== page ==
At one point during the online campaigning, Nestlé’s Facebook-page was closed, which caused an additional public outrage on other online media platforms, which forced the company to reopen it again.

The following letter describes the palm-oil connection:

I would like to write to Nestlé to express my deep concern about the company’s role in the destruction of Indonesia’s rainforests, and the impact this is having on people, wildlife and the climate. But emails to CEO Paul Bulcke are being blocked. As a member of the board I would appreciate it if you could please pass on my message.

The palm oil Nestlé buys to make Kit Kats is often the result of forest and peatland destruction, which is speeding up climate change and destroying the home of the endangered orangutan.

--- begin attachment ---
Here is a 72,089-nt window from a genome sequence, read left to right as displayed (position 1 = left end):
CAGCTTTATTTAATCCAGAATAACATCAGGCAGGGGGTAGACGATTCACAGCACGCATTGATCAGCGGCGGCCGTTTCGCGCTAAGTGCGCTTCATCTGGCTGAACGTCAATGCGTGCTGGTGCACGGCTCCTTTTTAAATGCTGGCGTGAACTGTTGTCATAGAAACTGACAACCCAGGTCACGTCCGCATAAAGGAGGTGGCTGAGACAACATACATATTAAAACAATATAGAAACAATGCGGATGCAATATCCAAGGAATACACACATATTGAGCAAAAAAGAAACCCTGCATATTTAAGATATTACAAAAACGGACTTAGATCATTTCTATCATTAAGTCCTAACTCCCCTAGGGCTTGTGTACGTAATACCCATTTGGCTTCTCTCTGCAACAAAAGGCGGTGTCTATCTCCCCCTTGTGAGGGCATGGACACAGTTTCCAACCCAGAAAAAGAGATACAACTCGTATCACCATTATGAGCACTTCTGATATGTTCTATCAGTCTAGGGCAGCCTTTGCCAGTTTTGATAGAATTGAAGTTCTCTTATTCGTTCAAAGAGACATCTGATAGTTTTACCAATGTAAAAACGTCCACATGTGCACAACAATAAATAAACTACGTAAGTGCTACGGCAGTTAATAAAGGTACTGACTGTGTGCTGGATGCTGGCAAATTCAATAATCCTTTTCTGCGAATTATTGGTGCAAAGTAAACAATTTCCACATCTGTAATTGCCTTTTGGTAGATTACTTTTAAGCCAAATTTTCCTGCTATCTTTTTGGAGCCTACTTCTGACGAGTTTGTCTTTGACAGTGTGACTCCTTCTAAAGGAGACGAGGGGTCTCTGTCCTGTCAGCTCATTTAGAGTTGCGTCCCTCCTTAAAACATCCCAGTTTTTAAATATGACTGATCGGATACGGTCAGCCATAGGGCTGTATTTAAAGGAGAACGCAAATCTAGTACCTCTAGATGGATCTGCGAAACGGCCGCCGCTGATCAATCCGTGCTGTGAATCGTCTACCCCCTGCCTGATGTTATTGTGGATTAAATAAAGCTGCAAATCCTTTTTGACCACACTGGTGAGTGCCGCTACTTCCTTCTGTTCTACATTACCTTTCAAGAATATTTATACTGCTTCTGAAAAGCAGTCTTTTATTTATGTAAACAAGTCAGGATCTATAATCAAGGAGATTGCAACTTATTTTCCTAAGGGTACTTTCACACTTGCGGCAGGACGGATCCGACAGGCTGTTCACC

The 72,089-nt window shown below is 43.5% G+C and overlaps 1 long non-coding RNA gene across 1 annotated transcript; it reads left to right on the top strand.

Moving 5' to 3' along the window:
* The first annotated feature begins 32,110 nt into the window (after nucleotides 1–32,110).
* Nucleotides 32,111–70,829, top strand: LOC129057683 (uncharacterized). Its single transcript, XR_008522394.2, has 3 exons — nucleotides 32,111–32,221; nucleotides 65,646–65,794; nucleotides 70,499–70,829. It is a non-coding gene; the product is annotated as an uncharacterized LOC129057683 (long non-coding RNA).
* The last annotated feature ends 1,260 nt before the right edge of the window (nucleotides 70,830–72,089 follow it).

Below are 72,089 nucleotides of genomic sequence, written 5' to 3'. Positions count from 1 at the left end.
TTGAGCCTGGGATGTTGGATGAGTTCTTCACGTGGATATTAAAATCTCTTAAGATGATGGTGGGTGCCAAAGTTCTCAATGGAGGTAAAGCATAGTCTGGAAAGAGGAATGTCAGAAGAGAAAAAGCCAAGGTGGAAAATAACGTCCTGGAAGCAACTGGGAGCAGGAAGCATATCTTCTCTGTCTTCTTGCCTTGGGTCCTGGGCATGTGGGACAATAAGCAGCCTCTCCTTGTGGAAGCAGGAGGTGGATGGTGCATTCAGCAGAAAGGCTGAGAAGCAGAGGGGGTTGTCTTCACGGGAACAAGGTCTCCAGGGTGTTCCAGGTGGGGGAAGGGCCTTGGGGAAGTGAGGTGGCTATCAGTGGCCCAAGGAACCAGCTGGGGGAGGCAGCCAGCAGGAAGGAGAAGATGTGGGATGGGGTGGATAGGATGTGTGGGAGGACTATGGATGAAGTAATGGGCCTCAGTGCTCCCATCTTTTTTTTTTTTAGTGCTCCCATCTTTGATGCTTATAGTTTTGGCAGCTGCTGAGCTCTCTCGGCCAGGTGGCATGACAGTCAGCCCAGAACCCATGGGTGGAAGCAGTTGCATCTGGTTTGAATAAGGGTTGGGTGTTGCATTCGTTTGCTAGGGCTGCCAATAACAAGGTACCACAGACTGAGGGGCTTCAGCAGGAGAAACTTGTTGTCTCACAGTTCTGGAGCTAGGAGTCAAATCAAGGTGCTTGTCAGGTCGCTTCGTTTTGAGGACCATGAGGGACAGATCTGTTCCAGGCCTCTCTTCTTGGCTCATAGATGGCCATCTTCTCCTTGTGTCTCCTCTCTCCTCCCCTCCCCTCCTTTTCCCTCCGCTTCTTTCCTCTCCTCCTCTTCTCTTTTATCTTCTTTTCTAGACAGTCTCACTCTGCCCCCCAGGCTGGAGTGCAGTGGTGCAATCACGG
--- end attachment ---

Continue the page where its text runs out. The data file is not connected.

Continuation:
By buying palm oil from the notorious forest destroyer Sinar Mas, Nestle and the palm oil traders they buy from are involved in the destruction of Indonesia’s precious rainforests.

Sinar Mas continues to destroy rainforests to grow plantations, despite the negative impact on the people and wildlife that depend on it for their survival, and despite the fact that it is also accelerating climate change.

As the world’s largest food and drink company, Nestlé could be using its influence to insist on positive changes in the palm oil industry that would have a real benefit for the rainforests of Indonesia. Nestle uses over 320,000 tonnes of palm oil every year, which goes into a range of well-known products including Kit Kat. In the last three years, Nestlé’s use of palm oil has almost doubled according to your own figures.

Unilever and Kraft have already cancelled its contract with Sinar Mas due to its bad practices, whilst Nestlé has failed to take the same action. Please stop turning a blind eye and instead immediately:

– Stop trading with companies within the Sinar Mas group
– Stop buying Sinar Mas palm oil and pulp products from third-party suppliers.